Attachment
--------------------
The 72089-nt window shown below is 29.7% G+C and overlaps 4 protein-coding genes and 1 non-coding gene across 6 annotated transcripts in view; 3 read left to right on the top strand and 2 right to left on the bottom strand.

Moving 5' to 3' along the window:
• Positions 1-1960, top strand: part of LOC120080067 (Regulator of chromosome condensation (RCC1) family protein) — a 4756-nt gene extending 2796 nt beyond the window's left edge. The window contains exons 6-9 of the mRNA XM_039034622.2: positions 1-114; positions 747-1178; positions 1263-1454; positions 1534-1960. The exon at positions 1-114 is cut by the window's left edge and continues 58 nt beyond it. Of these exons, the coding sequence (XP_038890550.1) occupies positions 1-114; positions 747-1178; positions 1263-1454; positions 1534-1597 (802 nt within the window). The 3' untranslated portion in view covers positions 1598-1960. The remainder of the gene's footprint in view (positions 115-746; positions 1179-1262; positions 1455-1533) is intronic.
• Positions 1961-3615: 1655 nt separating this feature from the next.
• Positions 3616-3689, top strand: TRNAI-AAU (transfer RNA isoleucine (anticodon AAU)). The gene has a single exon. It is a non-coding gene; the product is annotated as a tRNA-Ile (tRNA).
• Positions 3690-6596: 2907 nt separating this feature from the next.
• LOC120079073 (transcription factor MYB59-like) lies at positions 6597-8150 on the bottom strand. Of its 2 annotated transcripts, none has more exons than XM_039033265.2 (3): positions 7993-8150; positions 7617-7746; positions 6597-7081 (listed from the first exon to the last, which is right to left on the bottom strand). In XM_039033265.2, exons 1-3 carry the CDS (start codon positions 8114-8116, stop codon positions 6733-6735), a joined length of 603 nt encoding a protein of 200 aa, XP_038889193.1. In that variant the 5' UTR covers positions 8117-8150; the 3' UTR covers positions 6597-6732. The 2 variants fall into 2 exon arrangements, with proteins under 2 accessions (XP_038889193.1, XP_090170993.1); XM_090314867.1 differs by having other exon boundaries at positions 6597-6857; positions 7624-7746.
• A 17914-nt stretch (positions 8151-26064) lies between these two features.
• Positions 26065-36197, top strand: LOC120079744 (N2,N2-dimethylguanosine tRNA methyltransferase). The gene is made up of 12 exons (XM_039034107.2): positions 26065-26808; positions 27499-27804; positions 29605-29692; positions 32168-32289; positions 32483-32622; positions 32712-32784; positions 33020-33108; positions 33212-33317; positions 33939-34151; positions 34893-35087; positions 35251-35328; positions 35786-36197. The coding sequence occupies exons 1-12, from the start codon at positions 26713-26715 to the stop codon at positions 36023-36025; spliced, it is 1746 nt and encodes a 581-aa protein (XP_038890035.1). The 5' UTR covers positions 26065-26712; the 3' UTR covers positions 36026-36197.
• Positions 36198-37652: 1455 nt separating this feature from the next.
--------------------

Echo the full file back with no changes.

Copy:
The 72089-nt window shown below is 29.7% G+C and overlaps 4 protein-coding genes and 1 non-coding gene across 6 annotated transcripts in view; 3 read left to right on the top strand and 2 right to left on the bottom strand.

Moving 5' to 3' along the window:
• Positions 1-1960, top strand: part of LOC120080067 (Regulator of chromosome condensation (RCC1) family protein) — a 4756-nt gene extending 2796 nt beyond the window's left edge. The window contains exons 6-9 of the mRNA XM_039034622.2: positions 1-114; positions 747-1178; positions 1263-1454; positions 1534-1960. The exon at positions 1-114 is cut by the window's left edge and continues 58 nt beyond it. Of these exons, the coding sequence (XP_038890550.1) occupies positions 1-114; positions 747-1178; positions 1263-1454; positions 1534-1597 (802 nt within the window). The 3' untranslated portion in view covers positions 1598-1960. The remainder of the gene's footprint in view (positions 115-746; positions 1179-1262; positions 1455-1533) is intronic.
• Positions 1961-3615: 1655 nt separating this feature from the next.
• Positions 3616-3689, top strand: TRNAI-AAU (transfer RNA isoleucine (anticodon AAU)). The gene has a single exon. It is a non-coding gene; the product is annotated as a tRNA-Ile (tRNA).
• Positions 3690-6596: 2907 nt separating this feature from the next.
• LOC120079073 (transcription factor MYB59-like) lies at positions 6597-8150 on the bottom strand. Of its 2 annotated transcripts, none has more exons than XM_039033265.2 (3): positions 7993-8150; positions 7617-7746; positions 6597-7081 (listed from the first exon to the last, which is right to left on the bottom strand). In XM_039033265.2, exons 1-3 carry the CDS (start codon positions 8114-8116, stop codon positions 6733-6735), a joined length of 603 nt encoding a protein of 200 aa, XP_038889193.1. In that variant the 5' UTR covers positions 8117-8150; the 3' UTR covers positions 6597-6732. The 2 variants fall into 2 exon arrangements, with proteins under 2 accessions (XP_038889193.1, XP_090170993.1); XM_090314867.1 differs by having other exon boundaries at positions 6597-6857; positions 7624-7746.
• A 17914-nt stretch (positions 8151-26064) lies between these two features.
• Positions 26065-36197, top strand: LOC120079744 (N2,N2-dimethylguanosine tRNA methyltransferase). The gene is made up of 12 exons (XM_039034107.2): positions 26065-26808; positions 27499-27804; positions 29605-29692; positions 32168-32289; positions 32483-32622; positions 32712-32784; positions 33020-33108; positions 33212-33317; positions 33939-34151; positions 34893-35087; positions 35251-35328; positions 35786-36197. The coding sequence occupies exons 1-12, from the start codon at positions 26713-26715 to the stop codon at positions 36023-36025; spliced, it is 1746 nt and encodes a 581-aa protein (XP_038890035.1). The 5' UTR covers positions 26065-26712; the 3' UTR covers positions 36026-36197.
• Positions 36198-37652: 1455 nt separating this feature from the next.